By Robert Koehler
One of the dirty little secrets of art cinema is that most directors who make such films can’t do action. (I adore Zama  as much as anybody, but, oh my, those action scenes…)
So it is with Edwin and his well-intentioned but bumbling Indonesian martial-arts tribute movie based on Eka Kurniawan’s beloved novel. Even without knowing the novel, viewers will come in with pronounced expectations which can be summed up in two words, beginning with “kick” and ending with “ass.” For roughly five minutes of this 114-minute feature, that does indeed happen, courtesy of the high-kicking and chop-socking Ladya Cheryl as Iteung, a female bodyguard who renders our fighter-for-hire hero, Ajo (played aimlessly by Marthino Lio), lame and defeated.
Unfortunately, the movie is about him, not her—more specifically, about his struggles with impotence, even as he falls head over heels in love with her. The story drifts this way and that, with no forward momentum, no inner drive, no…action. Fully one-half or more of the running time is hijacked by melodrama and complications surrounding Ajo and Iteung’s impending marriage. These are serious problems for a movie titled Vengeance is Mine, All Others Pay Cash.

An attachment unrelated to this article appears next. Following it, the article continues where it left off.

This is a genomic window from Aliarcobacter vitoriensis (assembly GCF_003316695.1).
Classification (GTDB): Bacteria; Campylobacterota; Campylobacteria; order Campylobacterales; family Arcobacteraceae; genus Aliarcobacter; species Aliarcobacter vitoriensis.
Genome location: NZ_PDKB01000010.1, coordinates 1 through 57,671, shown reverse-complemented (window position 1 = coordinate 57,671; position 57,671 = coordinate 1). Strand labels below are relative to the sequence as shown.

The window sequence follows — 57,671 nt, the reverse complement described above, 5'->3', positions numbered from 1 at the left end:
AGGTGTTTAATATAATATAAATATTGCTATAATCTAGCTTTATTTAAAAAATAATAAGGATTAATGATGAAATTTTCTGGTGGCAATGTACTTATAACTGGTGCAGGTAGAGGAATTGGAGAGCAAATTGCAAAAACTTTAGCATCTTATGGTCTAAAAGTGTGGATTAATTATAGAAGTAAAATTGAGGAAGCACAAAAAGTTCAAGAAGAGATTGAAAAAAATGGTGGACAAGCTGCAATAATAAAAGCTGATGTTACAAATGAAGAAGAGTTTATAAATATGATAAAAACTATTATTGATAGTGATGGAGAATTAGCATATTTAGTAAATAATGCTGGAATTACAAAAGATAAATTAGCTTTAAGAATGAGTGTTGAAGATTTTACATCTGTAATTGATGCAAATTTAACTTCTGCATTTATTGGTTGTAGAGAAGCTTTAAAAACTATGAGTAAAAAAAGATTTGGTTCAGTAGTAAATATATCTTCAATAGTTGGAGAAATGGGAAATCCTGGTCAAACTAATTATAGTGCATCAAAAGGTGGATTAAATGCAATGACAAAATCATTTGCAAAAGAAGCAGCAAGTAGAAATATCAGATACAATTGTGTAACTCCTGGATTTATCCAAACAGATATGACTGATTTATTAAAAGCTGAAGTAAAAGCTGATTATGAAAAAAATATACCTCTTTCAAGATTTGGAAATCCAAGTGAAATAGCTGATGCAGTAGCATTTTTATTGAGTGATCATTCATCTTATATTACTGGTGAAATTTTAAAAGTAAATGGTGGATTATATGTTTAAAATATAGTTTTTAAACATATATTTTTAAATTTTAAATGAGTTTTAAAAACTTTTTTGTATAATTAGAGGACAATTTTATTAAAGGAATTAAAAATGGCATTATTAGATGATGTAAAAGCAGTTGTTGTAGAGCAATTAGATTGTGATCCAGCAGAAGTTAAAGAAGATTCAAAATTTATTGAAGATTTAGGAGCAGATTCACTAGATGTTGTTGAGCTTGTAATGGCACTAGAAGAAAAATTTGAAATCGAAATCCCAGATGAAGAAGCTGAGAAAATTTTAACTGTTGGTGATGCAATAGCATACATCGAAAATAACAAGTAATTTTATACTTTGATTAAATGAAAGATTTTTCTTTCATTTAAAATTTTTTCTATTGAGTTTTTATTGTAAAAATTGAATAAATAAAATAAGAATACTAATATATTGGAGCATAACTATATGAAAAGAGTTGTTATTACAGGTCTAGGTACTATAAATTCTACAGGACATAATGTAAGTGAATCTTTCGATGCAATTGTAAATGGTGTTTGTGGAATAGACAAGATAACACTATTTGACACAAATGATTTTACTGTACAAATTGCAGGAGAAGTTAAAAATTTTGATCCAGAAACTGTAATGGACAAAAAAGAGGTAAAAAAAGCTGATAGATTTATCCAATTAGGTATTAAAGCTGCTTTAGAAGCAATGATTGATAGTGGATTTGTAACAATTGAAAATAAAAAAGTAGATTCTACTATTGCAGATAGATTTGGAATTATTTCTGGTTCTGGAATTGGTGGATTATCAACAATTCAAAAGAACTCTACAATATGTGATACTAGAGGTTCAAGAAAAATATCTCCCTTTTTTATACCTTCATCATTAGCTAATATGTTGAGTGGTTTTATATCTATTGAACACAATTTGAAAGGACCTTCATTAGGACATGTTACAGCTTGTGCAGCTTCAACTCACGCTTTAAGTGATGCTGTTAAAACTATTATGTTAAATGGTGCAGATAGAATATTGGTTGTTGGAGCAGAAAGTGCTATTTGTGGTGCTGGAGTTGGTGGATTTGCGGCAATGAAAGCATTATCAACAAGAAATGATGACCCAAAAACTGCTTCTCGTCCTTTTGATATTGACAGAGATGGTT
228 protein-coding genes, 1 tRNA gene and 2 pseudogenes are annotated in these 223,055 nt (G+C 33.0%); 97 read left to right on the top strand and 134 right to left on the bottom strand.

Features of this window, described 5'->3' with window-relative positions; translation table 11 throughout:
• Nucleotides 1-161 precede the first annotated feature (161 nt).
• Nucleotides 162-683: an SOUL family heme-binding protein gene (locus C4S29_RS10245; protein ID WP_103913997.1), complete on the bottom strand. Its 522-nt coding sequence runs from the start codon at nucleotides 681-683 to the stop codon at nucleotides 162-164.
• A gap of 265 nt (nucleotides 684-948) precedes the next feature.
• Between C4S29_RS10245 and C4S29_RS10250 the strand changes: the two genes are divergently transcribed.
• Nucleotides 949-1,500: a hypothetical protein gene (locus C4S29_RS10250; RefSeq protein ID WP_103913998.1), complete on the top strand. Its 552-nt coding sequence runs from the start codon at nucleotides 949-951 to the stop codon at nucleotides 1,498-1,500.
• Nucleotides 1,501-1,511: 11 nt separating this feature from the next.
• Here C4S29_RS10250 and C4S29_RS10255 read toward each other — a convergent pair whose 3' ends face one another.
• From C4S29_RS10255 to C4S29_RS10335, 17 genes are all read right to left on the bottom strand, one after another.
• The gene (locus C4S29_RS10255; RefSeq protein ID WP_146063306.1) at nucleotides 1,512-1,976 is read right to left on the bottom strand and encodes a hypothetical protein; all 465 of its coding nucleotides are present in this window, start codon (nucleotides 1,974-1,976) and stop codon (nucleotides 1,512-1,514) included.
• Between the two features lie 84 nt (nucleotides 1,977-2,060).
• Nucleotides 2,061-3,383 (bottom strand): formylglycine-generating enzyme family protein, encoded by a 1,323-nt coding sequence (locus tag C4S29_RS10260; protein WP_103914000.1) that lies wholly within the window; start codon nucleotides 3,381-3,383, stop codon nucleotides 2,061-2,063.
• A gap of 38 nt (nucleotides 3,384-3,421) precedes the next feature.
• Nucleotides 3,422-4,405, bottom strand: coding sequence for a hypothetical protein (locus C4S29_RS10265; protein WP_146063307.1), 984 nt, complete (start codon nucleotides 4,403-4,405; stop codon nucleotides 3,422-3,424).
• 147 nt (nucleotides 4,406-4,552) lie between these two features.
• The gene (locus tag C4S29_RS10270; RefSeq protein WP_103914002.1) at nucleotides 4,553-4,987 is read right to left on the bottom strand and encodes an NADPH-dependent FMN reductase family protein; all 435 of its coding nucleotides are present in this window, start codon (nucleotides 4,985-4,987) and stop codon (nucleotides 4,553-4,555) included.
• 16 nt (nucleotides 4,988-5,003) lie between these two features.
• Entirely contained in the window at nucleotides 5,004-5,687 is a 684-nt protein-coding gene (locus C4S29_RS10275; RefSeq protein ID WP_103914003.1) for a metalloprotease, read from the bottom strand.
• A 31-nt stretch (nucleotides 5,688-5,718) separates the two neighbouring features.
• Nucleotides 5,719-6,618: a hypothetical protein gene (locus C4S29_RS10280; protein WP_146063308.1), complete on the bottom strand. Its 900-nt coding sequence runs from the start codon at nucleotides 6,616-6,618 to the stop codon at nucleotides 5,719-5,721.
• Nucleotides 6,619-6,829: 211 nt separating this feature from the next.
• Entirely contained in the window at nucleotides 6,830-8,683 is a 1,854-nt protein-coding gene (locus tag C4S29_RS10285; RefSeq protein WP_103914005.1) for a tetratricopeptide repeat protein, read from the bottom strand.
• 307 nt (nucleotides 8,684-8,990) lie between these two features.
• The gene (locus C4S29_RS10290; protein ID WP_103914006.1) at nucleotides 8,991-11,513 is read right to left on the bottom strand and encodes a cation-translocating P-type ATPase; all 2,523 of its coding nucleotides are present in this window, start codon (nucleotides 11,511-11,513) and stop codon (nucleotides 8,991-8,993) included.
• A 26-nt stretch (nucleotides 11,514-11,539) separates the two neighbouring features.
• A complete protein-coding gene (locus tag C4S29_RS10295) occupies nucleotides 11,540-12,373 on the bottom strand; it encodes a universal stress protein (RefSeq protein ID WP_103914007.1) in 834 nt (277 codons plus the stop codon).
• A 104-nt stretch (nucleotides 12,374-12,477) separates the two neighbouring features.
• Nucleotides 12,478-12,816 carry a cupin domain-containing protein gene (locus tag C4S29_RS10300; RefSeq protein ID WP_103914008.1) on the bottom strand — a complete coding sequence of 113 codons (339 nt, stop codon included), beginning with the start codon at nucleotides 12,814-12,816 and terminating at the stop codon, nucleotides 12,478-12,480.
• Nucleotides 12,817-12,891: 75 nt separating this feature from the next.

Edwin, puckish filmmaker that he is, seems bereft of inventiveness for this project and can’t conjure a set of interesting ideas to pull the viewer through the storytelling muck. His pacing is extraordinarily erratic, with brief bursts of lusty energy followed by static passages gummed up by awkward acting and thin characterizations. The fights are staged admirably in full shot and without many edits and other trickery—just like the good old days of Indonesian-cinema style martial arts. If only there were more of these (and Cheryl’s remarkable gifts) and less of everything else.